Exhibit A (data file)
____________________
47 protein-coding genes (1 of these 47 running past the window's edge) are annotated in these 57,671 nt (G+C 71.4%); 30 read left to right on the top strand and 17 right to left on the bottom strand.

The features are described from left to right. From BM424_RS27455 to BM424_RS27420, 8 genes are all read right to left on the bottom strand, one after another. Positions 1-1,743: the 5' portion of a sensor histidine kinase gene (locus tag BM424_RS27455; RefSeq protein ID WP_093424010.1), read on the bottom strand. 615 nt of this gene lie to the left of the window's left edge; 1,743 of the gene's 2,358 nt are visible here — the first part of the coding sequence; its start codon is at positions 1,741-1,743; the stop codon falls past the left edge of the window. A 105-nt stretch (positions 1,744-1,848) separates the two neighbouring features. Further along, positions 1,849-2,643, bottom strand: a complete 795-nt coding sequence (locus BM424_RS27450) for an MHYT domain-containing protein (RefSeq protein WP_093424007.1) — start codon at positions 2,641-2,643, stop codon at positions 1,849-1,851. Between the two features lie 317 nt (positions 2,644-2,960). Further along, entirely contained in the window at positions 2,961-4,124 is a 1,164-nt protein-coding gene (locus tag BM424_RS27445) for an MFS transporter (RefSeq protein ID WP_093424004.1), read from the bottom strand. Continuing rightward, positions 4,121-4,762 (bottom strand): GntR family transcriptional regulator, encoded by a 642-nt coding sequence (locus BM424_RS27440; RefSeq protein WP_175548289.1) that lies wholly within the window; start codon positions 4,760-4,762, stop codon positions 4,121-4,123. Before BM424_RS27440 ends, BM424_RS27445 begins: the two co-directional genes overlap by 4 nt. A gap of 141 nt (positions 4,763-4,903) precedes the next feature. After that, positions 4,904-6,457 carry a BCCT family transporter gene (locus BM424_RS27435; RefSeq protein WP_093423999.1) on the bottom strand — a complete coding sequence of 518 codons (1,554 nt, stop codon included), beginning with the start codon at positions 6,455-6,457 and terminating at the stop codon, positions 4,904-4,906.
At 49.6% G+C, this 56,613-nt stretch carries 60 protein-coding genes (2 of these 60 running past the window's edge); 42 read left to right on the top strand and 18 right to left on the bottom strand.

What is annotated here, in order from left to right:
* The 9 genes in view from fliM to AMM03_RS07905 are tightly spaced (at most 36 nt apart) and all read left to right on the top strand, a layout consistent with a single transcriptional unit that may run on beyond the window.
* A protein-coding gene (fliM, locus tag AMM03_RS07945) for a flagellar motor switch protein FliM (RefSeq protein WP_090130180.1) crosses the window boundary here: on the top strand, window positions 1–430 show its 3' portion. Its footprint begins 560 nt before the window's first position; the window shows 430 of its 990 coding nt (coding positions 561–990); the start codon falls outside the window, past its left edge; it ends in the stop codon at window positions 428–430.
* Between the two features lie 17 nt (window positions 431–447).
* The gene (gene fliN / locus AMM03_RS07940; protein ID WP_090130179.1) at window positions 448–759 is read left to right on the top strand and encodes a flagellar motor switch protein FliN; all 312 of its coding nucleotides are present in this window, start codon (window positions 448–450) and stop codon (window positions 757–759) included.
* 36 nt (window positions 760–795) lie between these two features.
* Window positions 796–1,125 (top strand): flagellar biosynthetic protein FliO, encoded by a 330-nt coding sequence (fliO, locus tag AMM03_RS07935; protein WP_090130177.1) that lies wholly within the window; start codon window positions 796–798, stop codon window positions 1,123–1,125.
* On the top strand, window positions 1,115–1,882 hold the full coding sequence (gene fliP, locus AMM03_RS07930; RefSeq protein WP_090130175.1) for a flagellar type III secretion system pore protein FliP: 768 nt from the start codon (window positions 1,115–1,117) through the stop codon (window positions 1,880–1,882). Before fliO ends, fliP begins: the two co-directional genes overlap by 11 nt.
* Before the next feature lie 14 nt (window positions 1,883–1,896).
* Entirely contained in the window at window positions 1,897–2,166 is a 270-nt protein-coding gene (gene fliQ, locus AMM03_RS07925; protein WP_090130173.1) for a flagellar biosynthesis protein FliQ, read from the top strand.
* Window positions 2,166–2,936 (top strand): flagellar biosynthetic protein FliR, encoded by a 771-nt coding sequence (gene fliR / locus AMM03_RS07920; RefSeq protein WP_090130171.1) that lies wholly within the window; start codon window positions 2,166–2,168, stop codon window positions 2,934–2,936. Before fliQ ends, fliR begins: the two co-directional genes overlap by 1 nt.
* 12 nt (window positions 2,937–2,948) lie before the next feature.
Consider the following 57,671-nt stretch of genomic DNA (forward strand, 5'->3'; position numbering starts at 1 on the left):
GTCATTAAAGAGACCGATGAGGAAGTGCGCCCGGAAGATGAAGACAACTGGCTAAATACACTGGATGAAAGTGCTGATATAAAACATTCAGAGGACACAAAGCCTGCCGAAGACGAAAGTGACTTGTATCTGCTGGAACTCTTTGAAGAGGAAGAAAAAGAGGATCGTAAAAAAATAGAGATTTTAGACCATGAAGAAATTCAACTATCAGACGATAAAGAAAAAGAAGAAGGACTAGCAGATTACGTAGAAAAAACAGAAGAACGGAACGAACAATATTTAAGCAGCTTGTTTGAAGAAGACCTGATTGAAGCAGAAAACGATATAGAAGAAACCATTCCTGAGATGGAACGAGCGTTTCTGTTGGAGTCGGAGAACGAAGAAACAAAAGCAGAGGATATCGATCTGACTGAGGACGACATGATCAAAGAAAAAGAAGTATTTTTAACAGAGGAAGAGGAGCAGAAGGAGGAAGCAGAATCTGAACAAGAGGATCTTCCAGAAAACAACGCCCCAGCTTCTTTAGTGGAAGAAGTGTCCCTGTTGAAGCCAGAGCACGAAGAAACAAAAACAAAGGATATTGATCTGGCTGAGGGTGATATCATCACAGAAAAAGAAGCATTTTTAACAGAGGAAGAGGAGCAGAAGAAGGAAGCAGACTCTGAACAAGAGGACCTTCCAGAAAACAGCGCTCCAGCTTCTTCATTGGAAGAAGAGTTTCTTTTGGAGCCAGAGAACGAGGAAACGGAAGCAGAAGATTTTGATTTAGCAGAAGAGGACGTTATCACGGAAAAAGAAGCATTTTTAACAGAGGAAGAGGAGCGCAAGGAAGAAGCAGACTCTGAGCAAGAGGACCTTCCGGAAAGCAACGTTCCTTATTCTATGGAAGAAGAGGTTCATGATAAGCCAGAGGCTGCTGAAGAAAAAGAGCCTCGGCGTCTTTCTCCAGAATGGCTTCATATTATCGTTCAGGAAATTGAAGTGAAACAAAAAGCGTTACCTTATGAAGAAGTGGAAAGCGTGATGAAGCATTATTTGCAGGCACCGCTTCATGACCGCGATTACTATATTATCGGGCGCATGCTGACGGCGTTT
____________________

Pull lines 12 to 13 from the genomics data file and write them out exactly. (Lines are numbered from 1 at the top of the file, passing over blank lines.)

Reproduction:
* Before the next feature lie 14 nt (window positions 1,883–1,896).
* Entirely contained in the window at window positions 1,897–2,166 is a 270-nt protein-coding gene (gene fliQ, locus AMM03_RS07925; protein WP_090130173.1) for a flagellar biosynthesis protein FliQ, read from the top strand.